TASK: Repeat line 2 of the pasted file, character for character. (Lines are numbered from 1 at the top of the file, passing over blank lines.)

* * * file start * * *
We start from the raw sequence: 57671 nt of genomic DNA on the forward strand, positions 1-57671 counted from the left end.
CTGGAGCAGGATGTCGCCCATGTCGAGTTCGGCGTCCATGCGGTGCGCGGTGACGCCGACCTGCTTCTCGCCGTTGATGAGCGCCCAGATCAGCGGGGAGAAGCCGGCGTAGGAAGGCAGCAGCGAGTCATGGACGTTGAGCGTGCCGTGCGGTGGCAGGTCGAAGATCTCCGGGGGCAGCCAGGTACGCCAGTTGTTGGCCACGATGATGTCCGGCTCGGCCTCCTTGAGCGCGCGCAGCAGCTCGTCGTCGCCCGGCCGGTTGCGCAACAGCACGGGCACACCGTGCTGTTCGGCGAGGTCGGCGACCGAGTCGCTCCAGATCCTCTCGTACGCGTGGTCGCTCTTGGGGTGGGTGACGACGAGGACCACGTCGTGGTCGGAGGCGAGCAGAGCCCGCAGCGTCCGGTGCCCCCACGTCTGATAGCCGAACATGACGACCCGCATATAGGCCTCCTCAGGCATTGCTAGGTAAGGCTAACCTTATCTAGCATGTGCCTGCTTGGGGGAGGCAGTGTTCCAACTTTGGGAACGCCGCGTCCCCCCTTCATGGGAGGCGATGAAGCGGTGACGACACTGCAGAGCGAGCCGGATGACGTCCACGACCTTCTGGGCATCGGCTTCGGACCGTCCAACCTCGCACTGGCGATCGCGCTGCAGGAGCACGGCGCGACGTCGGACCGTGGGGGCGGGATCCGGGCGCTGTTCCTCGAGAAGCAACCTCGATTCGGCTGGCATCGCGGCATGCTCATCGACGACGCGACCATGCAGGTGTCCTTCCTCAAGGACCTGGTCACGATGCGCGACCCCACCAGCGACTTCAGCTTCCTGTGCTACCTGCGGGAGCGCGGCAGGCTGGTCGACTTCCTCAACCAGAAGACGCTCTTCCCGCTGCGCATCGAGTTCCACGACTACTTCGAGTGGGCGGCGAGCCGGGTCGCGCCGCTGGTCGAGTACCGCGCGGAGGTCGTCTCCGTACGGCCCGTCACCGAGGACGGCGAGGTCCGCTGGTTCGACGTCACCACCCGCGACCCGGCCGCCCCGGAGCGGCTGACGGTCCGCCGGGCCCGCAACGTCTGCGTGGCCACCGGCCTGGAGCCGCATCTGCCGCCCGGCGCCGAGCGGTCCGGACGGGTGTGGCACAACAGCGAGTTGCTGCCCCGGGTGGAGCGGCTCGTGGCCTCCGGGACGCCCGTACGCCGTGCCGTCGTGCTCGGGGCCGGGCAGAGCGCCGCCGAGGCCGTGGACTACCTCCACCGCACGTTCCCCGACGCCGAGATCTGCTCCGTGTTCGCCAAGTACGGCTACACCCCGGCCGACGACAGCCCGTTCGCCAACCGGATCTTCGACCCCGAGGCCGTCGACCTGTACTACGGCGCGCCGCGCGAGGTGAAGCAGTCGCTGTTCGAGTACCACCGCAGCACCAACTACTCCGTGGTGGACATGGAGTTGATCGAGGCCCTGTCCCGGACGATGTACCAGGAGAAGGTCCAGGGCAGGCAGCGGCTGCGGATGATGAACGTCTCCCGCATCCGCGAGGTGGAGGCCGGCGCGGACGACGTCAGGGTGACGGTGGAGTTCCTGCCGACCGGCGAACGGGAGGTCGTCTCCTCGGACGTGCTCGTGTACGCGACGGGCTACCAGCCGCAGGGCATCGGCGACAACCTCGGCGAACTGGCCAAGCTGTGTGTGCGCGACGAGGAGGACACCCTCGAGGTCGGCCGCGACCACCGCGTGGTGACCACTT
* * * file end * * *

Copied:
CTGGAGCAGGATGTCGCCCATGTCGAGTTCGGCGTCCATGCGGTGCGCGGTGACGCCGACCTGCTTCTCGCCGTTGATGAGCGCCCAGATCAGCGGGGAGAAGCCGGCGTAGGAAGGCAGCAGCGAGTCATGGACGTTGAGCGTGCCGTGCGGTGGCAGGTCGAAGATCTCCGGGGGCAGCCAGGTACGCCAGTTGTTGGCCACGATGATGTCCGGCTCGGCCTCCTTGAGCGCGCGCAGCAGCTCGTCGTCGCCCGGCCGGTTGCGCAACAGCACGGGCACACCGTGCTGTTCGGCGAGGTCGGCGACCGAGTCGCTCCAGATCCTCTCGTACGCGTGGTCGCTCTTGGGGTGGGTGACGACGAGGACCACGTCGTGGTCGGAGGCGAGCAGAGCCCGCAGCGTCCGGTGCCCCCACGTCTGATAGCCGAACATGACGACCCGCATATAGGCCTCCTCAGGCATTGCTAGGTAAGGCTAACCTTATCTAGCATGTGCCTGCTTGGGGGAGGCAGTGTTCCAACTTTGGGAACGCCGCGTCCCCCCTTCATGGGAGGCGATGAAGCGGTGACGACACTGCAGAGCGAGCCGGATGACGTCCACGACCTTCTGGGCATCGGCTTCGGACCGTCCAACCTCGCACTGGCGATCGCGCTGCAGGAGCACGGCGCGACGTCGGACCGTGGGGGCGGGATCCGGGCGCTGTTCCTCGAGAAGCAACCTCGATTCGGCTGGCATCGCGGCATGCTCATCGACGACGCGACCATGCAGGTGTCCTTCCTCAAGGACCTGGTCACGATGCGCGACCCCACCAGCGACTTCAGCTTCCTGTGCTACCTGCGGGAGCGCGGCAGGCTGGTCGACTTCCTCAACCAGAAGACGCTCTTCCCGCTGCGCATCGAGTTCCACGACTACTTCGAGTGGGCGGCGAGCCGGGTCGCGCCGCTGGTCGAGTACCGCGCGGAGGTCGTCTCCGTACGGCCCGTCACCGAGGACGGCGAGGTCCGCTGGTTCGACGTCACCACCCGCGACCCGGCCGCCCCGGAGCGGCTGACGGTCCGCCGGGCCCGCAACGTCTGCGTGGCCACCGGCCTGGAGCCGCATCTGCCGCCCGGCGCCGAGCGGTCCGGACGGGTGTGGCACAACAGCGAGTTGCTGCCCCGGGTGGAGCGGCTCGTGGCCTCCGGGACGCCCGTACGCCGTGCCGTCGTGCTCGGGGCCGGGCAGAGCGCCGCCGAGGCCGTGGACTACCTCCACCGCACGTTCCCCGACGCCGAGATCTGCTCCGTGTTCGCCAAGTACGGCTACACCCCGGCCGACGACAGCCCGTTCGCCAACCGGATCTTCGACCCCGAGGCCGTCGACCTGTACTACGGCGCGCCGCGCGAGGTGAAGCAGTCGCTGTTCGAGTACCACCGCAGCACCAACTACTCCGTGGTGGACATGGAGTTGATCGAGGCCCTGTCCCGGACGATGTACCAGGAGAAGGTCCAGGGCAGGCAGCGGCTGCGGATGATGAACGTCTCCCGCATCCGCGAGGTGGAGGCCGGCGCGGACGACGTCAGGGTGACGGTGGAGTTCCTGCCGACCGGCGAACGGGAGGTCGTCTCCTCGGACGTGCTCGTGTACGCGACGGGCTACCAGCCGCAGGGCATCGGCGACAACCTCGGCGAACTGGCCAAGCTGTGTGTGCGCGACGAGGAGGACACCCTCGAGGTCGGCCGCGACCACCGCGTGGTGACCACTT